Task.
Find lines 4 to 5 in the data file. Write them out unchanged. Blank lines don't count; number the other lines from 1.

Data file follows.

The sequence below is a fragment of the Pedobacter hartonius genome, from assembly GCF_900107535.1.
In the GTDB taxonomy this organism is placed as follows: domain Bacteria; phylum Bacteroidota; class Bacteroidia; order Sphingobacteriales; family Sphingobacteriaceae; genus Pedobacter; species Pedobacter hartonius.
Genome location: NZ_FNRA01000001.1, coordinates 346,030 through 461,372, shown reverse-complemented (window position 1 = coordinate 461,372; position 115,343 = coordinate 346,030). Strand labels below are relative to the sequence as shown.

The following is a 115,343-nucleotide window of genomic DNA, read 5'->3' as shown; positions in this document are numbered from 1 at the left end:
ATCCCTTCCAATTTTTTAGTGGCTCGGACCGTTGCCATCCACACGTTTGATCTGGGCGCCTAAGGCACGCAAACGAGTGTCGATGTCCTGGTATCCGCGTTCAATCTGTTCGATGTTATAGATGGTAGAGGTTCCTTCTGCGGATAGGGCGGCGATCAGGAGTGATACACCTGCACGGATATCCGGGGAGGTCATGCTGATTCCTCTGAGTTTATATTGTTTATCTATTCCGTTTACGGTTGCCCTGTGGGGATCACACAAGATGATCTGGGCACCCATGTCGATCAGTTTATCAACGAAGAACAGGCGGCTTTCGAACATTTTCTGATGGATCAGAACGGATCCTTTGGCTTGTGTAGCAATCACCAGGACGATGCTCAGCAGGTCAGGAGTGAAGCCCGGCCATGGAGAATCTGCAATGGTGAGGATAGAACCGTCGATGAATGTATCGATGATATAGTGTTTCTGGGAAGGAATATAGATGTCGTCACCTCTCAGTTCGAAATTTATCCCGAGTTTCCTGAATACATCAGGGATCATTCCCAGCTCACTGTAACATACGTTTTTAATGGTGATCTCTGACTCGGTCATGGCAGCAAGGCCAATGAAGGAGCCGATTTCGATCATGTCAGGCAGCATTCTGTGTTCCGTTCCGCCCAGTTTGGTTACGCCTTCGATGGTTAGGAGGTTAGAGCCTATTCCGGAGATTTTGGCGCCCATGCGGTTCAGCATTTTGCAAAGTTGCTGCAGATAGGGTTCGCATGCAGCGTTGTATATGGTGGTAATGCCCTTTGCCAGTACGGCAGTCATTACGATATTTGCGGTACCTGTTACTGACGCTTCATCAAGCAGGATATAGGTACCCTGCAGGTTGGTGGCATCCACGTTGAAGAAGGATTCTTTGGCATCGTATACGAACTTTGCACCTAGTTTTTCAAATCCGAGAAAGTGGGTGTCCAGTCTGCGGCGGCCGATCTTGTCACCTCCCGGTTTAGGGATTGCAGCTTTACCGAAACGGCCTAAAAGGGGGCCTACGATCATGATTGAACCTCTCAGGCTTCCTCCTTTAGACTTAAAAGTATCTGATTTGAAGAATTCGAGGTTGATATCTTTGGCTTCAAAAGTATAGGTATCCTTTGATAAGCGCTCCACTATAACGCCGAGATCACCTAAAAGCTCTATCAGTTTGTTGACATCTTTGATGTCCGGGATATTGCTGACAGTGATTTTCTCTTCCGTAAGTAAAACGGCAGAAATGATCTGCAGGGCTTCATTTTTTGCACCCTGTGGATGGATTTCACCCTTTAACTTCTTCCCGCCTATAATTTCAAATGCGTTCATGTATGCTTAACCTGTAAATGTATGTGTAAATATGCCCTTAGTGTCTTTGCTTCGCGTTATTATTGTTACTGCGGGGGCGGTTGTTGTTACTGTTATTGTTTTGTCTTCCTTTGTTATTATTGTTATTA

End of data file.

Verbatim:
The following is a 115,343-nucleotide window of genomic DNA, read 5'->3' as shown; positions in this document are numbered from 1 at the left end:
ATCCCTTCCAATTTTTTAGTGGCTCGGACCGTTGCCATCCACACGTTTGATCTGGGCGCCTAAGGCACGCAAACGAGTGTCGATGTCCTGGTATCCGCGTTCAATCTGTTCGATGTTATAGATGGTAGAGGTTCCTTCTGCGGATAGGGCGGCGATCAGGAGTGATACACCTGCACGGATATCCGGGGAGGTCATGCTGATTCCTCTGAGTTTATATTGTTTATCTATTCCGTTTACGGTTGCCCTGTGGGGATCACACAAGATGATCTGGGCACCCATGTCGATCAGTTTATCAACGAAGAACAGGCGGCTTTCGAACATTTTCTGATGGATCAGAACGGATCCTTTGGCTTGTGTAGCAATCACCAGGACGATGCTCAGCAGGTCAGGAGTGAAGCCCGGCCATGGAGAATCTGCAATGGTGAGGATAGAACCGTCGATGAATGTATCGATGATATAGTGTTTCTGGGAAGGAATATAGATGTCGTCACCTCTCAGTTCGAAATTTATCCCGAGTTTCCTGAATACATCAGGGATCATTCCCAGCTCACTGTAACATACGTTTTTAATGGTGATCTCTGACTCGGTCATGGCAGCAAGGCCAATGAAGGAGCCGATTTCGATCATGTCAGGCAGCATTCTGTGTTCCGTTCCGCCCAGTTTGGTTACGCCTTCGATGGTTAGGAGGTTAGAGCCTATTCCGGAGATTTTGGCGCCCATGCGGTTCAGCATTTTGCAAAGTTGCTGCAGATAGGGTTCGCATGCAGCGTTGTATATGGTGGTAATGCCCTTTGCCAGTACGGCAGTCATTACGATATTTGCGGTACCTGTTACTGACGCTTCATCAAGCAGGATATAGGTACCCTGCAGGTTGGTGGCATCCACGTTGAAGAAGGATTCTTTGGCATCGTATACGAACTTTGCACCTAGTTTTTCAAATCCGAGAAAGTGGGTGTCCAGTCTGCGGCGGCCGATCTTGTCACCTCCCGGTTTAGGGATTGCAGCTTTACCGAAACGGCCTAAAAGGGGGCCTACGATCATGATTGAACCTCTCAGGCTTCCTCCTTTAGACTTAAAAGTATCTGATTTGAAGAATTCGAGGTTGATATCTTTGGCTTCAAAAGTATAGGTATCCTTTGATAAGCGCTCCACTATAACGCCGAGATCACCTAAAAGCTCTATCAGTTTGTTGACATCTTTGATGTCCGGGATATTGCTGACAGTGATTTTCTCTTCCGTAAGTAAAACGGCAGAAATGATCTGCAGGGCTTCATTTTTTGCACCCTGTGGATGGATTTCACCCTTTAACTTCTTCCCGCCTATAATTTCAAATGCGTTCATGTATGCTTAACCTGTAAATGTATGTGTAAATATGCCCTTAGTGTCTTTGCTTCGCGTTATTATTGTTACTGCGGGGGCGGTTGTTGTTACTGTTATTGTTTTGTCTTCCTTTGTTATTATTGTTATTA